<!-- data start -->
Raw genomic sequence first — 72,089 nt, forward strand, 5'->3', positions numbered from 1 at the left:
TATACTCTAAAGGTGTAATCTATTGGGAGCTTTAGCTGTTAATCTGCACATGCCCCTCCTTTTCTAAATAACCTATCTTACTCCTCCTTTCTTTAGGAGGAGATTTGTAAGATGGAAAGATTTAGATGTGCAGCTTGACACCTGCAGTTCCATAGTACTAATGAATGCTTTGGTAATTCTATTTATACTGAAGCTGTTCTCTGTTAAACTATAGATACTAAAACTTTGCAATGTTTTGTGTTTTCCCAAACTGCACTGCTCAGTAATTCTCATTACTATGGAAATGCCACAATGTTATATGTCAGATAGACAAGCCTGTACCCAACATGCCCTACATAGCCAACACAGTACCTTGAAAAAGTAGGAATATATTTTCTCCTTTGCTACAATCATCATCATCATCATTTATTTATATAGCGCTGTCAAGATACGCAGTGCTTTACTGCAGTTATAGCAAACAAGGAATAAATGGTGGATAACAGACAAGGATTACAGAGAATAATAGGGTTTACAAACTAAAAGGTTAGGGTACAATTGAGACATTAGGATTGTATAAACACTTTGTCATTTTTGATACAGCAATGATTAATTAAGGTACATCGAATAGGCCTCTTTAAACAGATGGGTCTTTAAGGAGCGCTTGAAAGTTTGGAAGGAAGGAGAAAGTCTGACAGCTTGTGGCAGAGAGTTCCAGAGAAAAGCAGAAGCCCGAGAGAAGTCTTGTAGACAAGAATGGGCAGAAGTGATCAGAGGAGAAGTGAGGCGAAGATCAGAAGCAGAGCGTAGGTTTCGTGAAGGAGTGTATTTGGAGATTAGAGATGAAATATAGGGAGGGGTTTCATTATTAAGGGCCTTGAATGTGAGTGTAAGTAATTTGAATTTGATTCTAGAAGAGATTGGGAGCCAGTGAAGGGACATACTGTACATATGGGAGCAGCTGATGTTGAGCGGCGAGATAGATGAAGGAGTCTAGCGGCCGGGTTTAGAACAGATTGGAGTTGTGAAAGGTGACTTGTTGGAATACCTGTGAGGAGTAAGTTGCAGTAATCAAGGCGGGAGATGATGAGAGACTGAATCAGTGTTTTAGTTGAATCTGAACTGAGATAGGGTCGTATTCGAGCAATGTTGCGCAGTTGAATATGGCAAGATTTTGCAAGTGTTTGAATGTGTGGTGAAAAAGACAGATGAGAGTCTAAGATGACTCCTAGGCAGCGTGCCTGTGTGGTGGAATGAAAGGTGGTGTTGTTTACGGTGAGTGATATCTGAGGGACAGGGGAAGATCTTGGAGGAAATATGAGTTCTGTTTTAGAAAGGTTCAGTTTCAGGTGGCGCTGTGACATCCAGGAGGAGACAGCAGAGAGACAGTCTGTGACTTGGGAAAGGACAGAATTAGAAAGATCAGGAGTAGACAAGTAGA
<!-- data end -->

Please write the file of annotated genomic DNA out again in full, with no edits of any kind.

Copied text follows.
Raw genomic sequence first — 72,089 nt, forward strand, 5'->3', positions numbered from 1 at the left:
TATACTCTAAAGGTGTAATCTATTGGGAGCTTTAGCTGTTAATCTGCACATGCCCCTCCTTTTCTAAATAACCTATCTTACTCCTCCTTTCTTTAGGAGGAGATTTGTAAGATGGAAAGATTTAGATGTGCAGCTTGACACCTGCAGTTCCATAGTACTAATGAATGCTTTGGTAATTCTATTTATACTGAAGCTGTTCTCTGTTAAACTATAGATACTAAAACTTTGCAATGTTTTGTGTTTTCCCAAACTGCACTGCTCAGTAATTCTCATTACTATGGAAATGCCACAATGTTATATGTCAGATAGACAAGCCTGTACCCAACATGCCCTACATAGCCAACACAGTACCTTGAAAAAGTAGGAATATATTTTCTCCTTTGCTACAATCATCATCATCATCATTTATTTATATAGCGCTGTCAAGATACGCAGTGCTTTACTGCAGTTATAGCAAACAAGGAATAAATGGTGGATAACAGACAAGGATTACAGAGAATAATAGGGTTTACAAACTAAAAGGTTAGGGTACAATTGAGACATTAGGATTGTATAAACACTTTGTCATTTTTGATACAGCAATGATTAATTAAGGTACATCGAATAGGCCTCTTTAAACAGATGGGTCTTTAAGGAGCGCTTGAAAGTTTGGAAGGAAGGAGAAAGTCTGACAGCTTGTGGCAGAGAGTTCCAGAGAAAAGCAGAAGCCCGAGAGAAGTCTTGTAGACAAGAATGGGCAGAAGTGATCAGAGGAGAAGTGAGGCGAAGATCAGAAGCAGAGCGTAGGTTTCGTGAAGGAGTGTATTTGGAGATTAGAGATGAAATATAGGGAGGGGTTTCATTATTAAGGGCCTTGAATGTGAGTGTAAGTAATTTGAATTTGATTCTAGAAGAGATTGGGAGCCAGTGAAGGGACATACTGTACATATGGGAGCAGCTGATGTTGAGCGGCGAGATAGATGAAGGAGTCTAGCGGCCGGGTTTAGAACAGATTGGAGTTGTGAAAGGTGACTTGTTGGAATACCTGTGAGGAGTAAGTTGCAGTAATCAAGGCGGGAGATGATGAGAGACTGAATCAGTGTTTTAGTTGAATCTGAACTGAGATAGGGTCGTATTCGAGCAATGTTGCGCAGTTGAATATGGCAAGATTTTGCAAGTGTTTGAATGTGTGGTGAAAAAGACAGATGAGAGTCTAAGATGACTCCTAGGCAGCGTGCCTGTGTGGTGGAATGAAAGGTGGTGTTGTTTACGGTGAGTGATATCTGAGGGACAGGGGAAGATCTTGGAGGAAATATGAGTTCTGTTTTAGAAAGGTTCAGTTTCAGGTGGCGCTGTGACATCCAGGAGGAGACAGCAGAGAGACAGTCTGTGACTTGGGAAAGGACAGAATTAGAAAGATCAGGAGTAGACAAGTAGA